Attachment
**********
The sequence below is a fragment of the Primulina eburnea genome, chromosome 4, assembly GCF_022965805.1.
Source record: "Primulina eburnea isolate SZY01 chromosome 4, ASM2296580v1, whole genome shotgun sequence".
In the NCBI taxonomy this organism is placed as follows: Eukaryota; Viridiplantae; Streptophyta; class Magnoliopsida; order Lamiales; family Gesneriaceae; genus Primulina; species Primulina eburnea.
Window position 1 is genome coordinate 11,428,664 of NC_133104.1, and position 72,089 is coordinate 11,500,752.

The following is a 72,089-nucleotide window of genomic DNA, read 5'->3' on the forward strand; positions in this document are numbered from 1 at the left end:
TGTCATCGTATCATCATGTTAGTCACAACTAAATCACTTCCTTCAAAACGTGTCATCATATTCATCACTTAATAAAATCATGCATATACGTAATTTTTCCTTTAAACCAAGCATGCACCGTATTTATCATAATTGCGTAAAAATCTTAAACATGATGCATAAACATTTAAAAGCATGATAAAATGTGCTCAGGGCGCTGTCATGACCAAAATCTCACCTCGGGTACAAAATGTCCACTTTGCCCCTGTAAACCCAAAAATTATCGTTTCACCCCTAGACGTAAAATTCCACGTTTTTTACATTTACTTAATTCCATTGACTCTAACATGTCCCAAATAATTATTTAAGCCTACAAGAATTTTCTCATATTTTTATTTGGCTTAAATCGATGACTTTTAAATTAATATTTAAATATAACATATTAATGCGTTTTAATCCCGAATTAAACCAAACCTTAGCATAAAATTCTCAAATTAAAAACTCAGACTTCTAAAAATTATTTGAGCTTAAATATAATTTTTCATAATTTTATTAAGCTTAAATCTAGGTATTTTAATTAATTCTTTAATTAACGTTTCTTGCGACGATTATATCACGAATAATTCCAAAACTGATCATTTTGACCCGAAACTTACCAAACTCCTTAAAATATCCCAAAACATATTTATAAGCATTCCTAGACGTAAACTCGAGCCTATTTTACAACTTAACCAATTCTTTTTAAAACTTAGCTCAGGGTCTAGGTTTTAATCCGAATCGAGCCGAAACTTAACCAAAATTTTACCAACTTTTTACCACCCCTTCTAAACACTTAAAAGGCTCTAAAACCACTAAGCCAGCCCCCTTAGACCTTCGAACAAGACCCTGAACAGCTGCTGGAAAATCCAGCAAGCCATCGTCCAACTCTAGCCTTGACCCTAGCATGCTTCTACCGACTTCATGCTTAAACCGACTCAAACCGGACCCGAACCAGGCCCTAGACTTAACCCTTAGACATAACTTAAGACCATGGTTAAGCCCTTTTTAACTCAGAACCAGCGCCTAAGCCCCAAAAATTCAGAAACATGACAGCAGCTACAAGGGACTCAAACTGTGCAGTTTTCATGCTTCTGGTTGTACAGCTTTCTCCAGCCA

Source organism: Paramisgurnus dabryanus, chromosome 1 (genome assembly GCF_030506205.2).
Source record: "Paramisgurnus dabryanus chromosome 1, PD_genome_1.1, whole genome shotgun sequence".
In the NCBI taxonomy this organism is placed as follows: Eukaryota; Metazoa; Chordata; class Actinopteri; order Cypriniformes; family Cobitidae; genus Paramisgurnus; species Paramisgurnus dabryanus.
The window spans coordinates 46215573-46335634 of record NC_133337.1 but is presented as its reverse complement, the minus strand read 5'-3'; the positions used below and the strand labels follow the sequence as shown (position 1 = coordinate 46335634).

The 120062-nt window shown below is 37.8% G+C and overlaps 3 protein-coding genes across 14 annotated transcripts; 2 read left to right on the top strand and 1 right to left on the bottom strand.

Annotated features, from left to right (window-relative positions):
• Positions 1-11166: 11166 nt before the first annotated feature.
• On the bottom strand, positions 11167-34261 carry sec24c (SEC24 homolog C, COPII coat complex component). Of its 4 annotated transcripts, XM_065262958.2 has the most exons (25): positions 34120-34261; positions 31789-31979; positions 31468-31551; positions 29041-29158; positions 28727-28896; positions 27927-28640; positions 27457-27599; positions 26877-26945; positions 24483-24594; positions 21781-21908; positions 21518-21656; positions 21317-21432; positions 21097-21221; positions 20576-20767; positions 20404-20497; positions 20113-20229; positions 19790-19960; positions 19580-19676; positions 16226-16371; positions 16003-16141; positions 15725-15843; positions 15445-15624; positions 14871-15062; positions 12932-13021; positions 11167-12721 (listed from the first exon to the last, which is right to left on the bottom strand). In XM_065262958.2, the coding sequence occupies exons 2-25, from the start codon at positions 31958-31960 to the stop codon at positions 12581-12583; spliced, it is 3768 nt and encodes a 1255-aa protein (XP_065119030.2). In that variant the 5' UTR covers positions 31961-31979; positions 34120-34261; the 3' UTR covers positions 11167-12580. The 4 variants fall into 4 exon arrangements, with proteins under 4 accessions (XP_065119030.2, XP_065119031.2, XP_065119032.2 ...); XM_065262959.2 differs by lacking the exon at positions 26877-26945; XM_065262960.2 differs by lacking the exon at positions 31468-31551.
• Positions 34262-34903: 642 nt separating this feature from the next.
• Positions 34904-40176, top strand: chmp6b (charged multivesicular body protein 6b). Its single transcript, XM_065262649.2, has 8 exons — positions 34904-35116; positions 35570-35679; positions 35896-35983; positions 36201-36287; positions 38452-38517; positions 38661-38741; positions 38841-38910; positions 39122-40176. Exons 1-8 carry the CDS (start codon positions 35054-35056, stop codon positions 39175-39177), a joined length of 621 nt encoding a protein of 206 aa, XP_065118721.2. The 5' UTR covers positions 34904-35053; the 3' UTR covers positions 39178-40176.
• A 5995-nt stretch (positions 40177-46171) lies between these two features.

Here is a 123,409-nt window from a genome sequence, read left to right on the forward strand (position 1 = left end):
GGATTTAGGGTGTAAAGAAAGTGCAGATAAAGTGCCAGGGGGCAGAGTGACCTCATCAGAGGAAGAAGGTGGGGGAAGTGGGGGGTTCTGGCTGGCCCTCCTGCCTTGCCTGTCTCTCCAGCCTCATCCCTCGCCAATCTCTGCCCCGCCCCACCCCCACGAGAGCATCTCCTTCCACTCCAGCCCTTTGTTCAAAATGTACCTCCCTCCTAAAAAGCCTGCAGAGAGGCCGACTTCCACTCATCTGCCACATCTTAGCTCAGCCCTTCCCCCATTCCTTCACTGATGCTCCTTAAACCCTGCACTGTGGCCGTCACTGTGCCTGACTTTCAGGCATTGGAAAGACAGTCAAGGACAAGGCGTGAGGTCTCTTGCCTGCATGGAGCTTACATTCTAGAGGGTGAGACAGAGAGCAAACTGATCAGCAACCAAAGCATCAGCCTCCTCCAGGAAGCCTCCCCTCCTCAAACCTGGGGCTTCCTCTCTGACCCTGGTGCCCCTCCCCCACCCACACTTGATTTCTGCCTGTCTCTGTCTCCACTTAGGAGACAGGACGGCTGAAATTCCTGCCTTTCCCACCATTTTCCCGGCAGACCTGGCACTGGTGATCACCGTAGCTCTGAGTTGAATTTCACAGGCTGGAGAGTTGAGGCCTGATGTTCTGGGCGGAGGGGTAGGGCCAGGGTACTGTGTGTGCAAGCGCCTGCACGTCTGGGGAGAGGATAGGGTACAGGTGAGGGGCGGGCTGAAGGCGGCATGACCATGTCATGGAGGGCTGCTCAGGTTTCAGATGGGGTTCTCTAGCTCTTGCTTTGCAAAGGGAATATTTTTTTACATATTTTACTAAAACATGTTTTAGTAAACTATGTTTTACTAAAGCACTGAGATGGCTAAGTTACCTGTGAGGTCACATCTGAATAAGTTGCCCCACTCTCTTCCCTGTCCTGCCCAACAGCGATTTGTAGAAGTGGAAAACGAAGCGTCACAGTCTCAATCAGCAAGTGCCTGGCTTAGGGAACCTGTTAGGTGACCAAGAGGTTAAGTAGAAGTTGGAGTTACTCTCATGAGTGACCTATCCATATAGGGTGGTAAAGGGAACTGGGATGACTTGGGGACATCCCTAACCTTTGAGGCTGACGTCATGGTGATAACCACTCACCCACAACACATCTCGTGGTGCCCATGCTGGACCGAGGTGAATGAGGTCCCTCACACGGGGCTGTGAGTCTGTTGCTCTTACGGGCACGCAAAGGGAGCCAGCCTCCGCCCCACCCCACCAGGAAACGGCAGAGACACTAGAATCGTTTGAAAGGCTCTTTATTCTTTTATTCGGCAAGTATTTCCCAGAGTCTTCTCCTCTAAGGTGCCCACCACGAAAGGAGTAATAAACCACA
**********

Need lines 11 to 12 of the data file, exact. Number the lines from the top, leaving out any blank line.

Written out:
The 120062-nt window shown below is 37.8% G+C and overlaps 3 protein-coding genes across 14 annotated transcripts; 2 read left to right on the top strand and 1 right to left on the bottom strand.

Annotated features, from left to right (window-relative positions):